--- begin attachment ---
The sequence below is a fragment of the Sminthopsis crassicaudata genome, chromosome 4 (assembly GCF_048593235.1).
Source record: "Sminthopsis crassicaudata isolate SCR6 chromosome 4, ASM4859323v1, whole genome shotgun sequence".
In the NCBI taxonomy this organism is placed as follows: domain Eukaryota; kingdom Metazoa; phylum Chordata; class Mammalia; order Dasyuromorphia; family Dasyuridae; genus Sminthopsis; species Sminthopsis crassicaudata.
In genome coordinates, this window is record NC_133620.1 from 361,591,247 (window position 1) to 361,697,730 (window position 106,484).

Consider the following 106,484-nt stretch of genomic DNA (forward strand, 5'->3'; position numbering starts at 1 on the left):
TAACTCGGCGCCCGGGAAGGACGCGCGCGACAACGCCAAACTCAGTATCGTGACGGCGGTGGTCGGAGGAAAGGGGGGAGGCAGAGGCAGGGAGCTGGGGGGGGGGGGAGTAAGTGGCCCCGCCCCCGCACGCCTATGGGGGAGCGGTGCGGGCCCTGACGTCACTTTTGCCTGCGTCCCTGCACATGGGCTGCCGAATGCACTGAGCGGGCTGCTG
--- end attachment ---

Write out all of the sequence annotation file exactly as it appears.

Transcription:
The sequence below is a fragment of the Sminthopsis crassicaudata genome, chromosome 4 (assembly GCF_048593235.1).
Source record: "Sminthopsis crassicaudata isolate SCR6 chromosome 4, ASM4859323v1, whole genome shotgun sequence".
In the NCBI taxonomy this organism is placed as follows: domain Eukaryota; kingdom Metazoa; phylum Chordata; class Mammalia; order Dasyuromorphia; family Dasyuridae; genus Sminthopsis; species Sminthopsis crassicaudata.
In genome coordinates, this window is record NC_133620.1 from 361,591,247 (window position 1) to 361,697,730 (window position 106,484).

Consider the following 106,484-nt stretch of genomic DNA (forward strand, 5'->3'; position numbering starts at 1 on the left):
TAACTCGGCGCCCGGGAAGGACGCGCGCGACAACGCCAAACTCAGTATCGTGACGGCGGTGGTCGGAGGAAAGGGGGGAGGCAGAGGCAGGGAGCTGGGGGGGGGGGGAGTAAGTGGCCCCGCCCCCGCACGCCTATGGGGGAGCGGTGCGGGCCCTGACGTCACTTTTGCCTGCGTCCCTGCACATGGGCTGCCGAATGCACTGAGCGGGCTGCTG